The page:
There has been so much researched and written about play, that I thought it would be a good idea to share some of the great resources on WHY children should play.
Dr. David Elkind asserts, “If we encourage and facilitate children’s true play, we bequeath them an important and priceless gift, an album of joyous memories. Years from now these memories are what our young charges – grown up – will remember us by, and thank us for.”
Play is so important to optimal child development that the United Nations Committee on the Rights of the Child has recognized the “right of the child to rest and leisure, to engage in play and recreational activities… and to participate freely in cultural life and the arts.”
Play is essential to development because it contributes to the cognitive, physical, social, and emotional well being of babies, children and youth. However, the American Academy of Pediatrics (AAP) notes that in modern times, a “hurried lifestyle and heavy academic, extracurricular load [are] taking [a] toll” – as not as much play is being encouraged as in previous generations.
Play is important to development. “It contributes to so many aspects of a child’s life. It is important for babies to play as well as adolescents to play. Children who don’t have these opportunities to engage in play do not have a chance to develop to their unique potential,” asserts Brian C. Scheff. (1).
10 Things Every Parent Should Know about Play
Laurel Bongiorno, PhD, explains clearly why children should play. (2).
1. Children learn through their play.
- Don’t underestimate the value of play. Children learn and develop:
- Cognitive skills – like math and problem solving in a pretend grocery store
- Physical abilities – like balancing blocks and running on the playground
- New vocabulary – like the words they need to play with toy dinosaurs
- Social skills – like playing together in a pretend car wash
- Literacy skills – like creating a menu for a pretend restaurant
2. Play is healthy.
Play helps children grow strong and healthy. It also counteracts obesity issues facing many children today.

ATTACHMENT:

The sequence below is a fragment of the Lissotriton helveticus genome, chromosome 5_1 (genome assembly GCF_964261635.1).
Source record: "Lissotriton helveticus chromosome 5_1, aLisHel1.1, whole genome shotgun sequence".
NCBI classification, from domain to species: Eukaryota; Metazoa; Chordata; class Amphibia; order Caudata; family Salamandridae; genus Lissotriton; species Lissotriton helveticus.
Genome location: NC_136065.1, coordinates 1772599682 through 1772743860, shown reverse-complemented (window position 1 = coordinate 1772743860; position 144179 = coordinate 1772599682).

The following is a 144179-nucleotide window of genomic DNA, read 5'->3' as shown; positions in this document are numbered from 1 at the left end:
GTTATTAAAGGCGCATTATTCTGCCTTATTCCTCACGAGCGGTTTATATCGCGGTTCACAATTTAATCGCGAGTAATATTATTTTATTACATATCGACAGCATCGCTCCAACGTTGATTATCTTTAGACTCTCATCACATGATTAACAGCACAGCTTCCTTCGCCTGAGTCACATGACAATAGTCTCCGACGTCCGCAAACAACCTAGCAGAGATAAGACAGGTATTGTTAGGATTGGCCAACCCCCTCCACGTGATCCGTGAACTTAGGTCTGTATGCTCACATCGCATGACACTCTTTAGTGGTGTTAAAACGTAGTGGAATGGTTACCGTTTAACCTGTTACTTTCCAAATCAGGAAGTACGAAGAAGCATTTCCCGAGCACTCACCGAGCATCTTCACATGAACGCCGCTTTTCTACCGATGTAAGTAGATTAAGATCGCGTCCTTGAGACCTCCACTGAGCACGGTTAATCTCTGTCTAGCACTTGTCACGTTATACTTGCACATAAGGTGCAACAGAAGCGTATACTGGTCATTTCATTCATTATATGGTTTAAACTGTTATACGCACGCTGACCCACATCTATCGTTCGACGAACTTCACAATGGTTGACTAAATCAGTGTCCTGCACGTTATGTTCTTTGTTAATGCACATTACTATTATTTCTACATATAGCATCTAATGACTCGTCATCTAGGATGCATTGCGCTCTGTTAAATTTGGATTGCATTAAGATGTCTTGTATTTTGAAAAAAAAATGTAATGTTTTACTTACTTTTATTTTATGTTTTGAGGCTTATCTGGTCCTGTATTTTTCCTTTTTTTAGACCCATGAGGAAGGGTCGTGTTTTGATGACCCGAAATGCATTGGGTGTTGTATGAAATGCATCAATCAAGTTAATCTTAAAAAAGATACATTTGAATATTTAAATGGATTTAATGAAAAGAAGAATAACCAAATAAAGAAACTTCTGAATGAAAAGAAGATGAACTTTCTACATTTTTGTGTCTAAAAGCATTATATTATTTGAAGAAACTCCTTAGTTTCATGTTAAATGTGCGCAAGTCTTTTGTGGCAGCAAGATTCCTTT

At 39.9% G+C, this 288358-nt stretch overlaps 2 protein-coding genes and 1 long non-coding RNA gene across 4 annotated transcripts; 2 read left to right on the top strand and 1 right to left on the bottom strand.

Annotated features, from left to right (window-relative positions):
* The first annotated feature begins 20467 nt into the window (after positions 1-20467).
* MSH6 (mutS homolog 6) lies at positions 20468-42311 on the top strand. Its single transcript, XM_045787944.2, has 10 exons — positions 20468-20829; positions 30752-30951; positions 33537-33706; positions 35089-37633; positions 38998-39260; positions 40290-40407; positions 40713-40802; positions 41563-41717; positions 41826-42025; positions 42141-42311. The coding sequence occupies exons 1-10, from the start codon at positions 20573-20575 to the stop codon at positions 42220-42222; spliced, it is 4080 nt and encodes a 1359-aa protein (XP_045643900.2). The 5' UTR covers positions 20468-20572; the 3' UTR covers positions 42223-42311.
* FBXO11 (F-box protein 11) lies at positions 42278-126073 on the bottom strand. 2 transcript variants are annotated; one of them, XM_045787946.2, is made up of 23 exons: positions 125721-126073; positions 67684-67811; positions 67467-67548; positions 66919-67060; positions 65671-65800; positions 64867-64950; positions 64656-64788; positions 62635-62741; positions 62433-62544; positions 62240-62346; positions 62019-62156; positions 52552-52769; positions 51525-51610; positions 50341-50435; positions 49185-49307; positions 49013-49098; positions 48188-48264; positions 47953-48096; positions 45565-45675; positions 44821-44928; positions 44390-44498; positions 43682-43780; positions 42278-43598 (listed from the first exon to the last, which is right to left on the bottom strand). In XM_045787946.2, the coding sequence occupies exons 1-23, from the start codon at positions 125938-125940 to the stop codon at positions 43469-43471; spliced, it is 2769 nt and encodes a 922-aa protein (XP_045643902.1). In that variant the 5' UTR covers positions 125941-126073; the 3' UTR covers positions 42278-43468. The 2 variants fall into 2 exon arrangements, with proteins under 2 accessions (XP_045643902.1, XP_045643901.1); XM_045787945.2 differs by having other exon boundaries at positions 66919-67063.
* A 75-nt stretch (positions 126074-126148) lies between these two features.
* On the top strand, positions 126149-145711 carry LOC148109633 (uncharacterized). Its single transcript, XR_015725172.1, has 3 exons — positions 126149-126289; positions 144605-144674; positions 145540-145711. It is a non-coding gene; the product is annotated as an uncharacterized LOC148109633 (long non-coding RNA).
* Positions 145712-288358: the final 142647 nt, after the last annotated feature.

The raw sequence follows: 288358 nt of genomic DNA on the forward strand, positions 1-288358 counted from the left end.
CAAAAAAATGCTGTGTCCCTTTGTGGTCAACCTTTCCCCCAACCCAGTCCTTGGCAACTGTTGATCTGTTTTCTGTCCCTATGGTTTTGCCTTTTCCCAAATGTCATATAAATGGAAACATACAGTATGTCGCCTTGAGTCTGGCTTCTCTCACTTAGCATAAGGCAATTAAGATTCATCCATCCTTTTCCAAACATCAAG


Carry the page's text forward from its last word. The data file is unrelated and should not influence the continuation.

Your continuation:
3. Play reduces stress.
Play helps your children grow emotionally. It is joyful and provides an outlet for anxiety and stress.
4. Play is more than meets the eye.
Play is simple and complex. There are many types of play: symbolic, socio -dramatic, functional, and games with rules-–to name just a few. Researchers study play’s many aspects: how children learn through play, how outdoor play impacts children’s health, the effects of screen time on play, to the need for recess in the school day.
5. Make time for play.
As parents, you are the biggest supporters of your children’s learning. You can make sure they have as much time to play as possible during the day to promote cognitive, language, physical, social, and emotional development.
6. Play and learning go hand-in-hand.
They are not separate activities. They are intertwined. Think about them as a science lecture with a lab. Play is the child’s lab.
7. Play outside.
Remember your own outdoor experiences of building forts, playing on the beach, sledding in the winter, or playing with other children in the neighborhood. Make sure your children create outdoor memories too.
8. There’s a lot to learn about play.
There’s a lot written on children and play. Here are some NAEYC articles and books about play. David Elkind’s The Power of Play (Da Capo, 2007 reprint) is also a great resource.
9. Trust your own playful instincts.
Remember as a child how play just came naturally? Give your children time for play and see all that they are capable of when given the opportunity.
10. Play is a child’s context for learning.
Children practice and reinforce their learning in multiple areas during play. It gives them a place and a time for learning that cannot be achieved through completing a worksheet. For example, in playing restaurant, children write and draw menus, set prices, take orders, and make out checks. Play provides rich learning opportunities and leads to children’s success and self-esteem.
1. Brian C. Scheff, is a preschool teacher and Executive Director of Discovery Schoolhouse, Inc., in Milton, MA, and father of three.
2. Laurel Bongiorno, PhD, is the director of Champlain College’s graduate program in early childhood education, with specializations in teaching and administration, in Burlington, Vermont.
Patty Weiner is a mother and grandmother whose career spans over 40 years as a child life specialist, an educator, a child and family advocate and a health education specialist. Patty works with children referred by the Making Headway Foundation as an Educational Consultant, helping families of children who have had brain tumors receive the educational services they need in school in the NY Tri-state area. She is the author of a book for Parents/Caregivers entitled, Taking Your Child to the Doctor or The Hospital: Helpful suggestions and practical tips to make your child’s visit more comfortable.
The views and opinions expressed on this blog are purely the blog contributor’s. Any product claim, statistic, quote or other representation about a product or service should be verified with the manufacturer or provider. Writers may have conflicts of interest, and their opinions are their own.